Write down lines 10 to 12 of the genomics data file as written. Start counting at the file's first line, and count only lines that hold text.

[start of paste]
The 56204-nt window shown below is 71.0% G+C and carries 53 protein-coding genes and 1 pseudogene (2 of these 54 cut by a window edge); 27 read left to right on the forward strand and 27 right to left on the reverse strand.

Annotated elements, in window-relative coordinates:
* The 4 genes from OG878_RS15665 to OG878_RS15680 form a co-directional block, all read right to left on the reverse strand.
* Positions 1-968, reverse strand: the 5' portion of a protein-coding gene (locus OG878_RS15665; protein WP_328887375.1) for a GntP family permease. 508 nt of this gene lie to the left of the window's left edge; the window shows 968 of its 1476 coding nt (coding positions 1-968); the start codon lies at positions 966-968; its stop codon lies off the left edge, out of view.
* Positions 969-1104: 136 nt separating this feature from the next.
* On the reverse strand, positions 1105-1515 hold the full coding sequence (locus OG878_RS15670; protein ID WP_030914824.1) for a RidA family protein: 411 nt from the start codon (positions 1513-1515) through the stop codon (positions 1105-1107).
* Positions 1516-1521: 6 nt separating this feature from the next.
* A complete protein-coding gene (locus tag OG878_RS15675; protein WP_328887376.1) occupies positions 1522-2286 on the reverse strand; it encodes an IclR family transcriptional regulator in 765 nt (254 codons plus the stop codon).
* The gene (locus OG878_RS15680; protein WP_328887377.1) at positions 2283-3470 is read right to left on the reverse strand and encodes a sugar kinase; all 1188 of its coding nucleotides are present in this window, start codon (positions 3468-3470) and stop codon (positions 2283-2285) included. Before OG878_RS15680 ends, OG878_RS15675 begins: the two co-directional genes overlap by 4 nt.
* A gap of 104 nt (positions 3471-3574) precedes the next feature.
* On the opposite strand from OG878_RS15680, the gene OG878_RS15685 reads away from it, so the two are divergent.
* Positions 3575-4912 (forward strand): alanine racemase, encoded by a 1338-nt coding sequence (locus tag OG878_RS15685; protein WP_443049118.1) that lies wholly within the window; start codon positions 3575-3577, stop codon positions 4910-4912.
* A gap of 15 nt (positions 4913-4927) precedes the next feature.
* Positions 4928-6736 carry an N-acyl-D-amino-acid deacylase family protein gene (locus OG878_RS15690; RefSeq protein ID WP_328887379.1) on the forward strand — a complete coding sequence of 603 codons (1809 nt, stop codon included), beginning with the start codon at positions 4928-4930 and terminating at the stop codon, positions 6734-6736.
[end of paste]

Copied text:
* A gap of 104 nt (positions 3471-3574) precedes the next feature.
* On the opposite strand from OG878_RS15680, the gene OG878_RS15685 reads away from it, so the two are divergent.
* Positions 3575-4912 (forward strand): alanine racemase, encoded by a 1338-nt coding sequence (locus tag OG878_RS15685; protein WP_443049118.1) that lies wholly within the window; start codon positions 3575-3577, stop codon positions 4910-4912.